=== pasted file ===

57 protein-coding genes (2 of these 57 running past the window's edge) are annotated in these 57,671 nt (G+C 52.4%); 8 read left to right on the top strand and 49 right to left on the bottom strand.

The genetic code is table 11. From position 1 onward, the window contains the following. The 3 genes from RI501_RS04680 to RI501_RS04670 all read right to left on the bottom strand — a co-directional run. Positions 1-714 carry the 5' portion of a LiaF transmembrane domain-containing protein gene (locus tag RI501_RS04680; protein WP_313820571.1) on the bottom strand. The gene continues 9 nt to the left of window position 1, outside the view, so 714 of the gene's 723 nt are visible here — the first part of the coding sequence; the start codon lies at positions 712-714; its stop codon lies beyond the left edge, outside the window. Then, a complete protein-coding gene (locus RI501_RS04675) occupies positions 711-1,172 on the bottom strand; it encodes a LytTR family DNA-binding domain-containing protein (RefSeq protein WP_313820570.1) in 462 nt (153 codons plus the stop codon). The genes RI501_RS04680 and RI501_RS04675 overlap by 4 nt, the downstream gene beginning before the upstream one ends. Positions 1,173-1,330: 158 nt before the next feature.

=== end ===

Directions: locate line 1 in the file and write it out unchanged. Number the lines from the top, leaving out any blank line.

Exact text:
57 protein-coding genes (2 of these 57 running past the window's edge) are annotated in these 57,671 nt (G+C 52.4%); 8 read left to right on the top strand and 49 right to left on the bottom strand.